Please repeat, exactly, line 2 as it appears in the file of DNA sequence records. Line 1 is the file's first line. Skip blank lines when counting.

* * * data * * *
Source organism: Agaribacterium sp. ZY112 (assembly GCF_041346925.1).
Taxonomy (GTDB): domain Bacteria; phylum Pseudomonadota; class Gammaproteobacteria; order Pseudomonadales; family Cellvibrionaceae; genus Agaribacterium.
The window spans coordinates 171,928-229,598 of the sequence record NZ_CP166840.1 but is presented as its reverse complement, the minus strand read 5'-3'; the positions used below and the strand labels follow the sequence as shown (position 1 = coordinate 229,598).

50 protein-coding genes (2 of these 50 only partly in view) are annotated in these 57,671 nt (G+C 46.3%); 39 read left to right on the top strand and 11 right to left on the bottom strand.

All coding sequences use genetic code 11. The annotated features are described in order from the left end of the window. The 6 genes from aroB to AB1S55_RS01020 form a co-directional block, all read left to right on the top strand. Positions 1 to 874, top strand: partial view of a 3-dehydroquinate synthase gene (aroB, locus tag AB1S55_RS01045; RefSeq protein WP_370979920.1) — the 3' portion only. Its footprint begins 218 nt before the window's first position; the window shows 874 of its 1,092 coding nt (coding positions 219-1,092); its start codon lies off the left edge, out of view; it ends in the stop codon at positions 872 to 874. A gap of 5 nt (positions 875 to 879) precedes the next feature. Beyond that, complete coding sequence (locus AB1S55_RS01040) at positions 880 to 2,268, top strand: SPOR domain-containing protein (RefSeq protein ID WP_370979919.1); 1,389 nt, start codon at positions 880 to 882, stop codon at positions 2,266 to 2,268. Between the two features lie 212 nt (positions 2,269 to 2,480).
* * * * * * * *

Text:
Taxonomy (GTDB): domain Bacteria; phylum Pseudomonadota; class Gammaproteobacteria; order Pseudomonadales; family Cellvibrionaceae; genus Agaribacterium.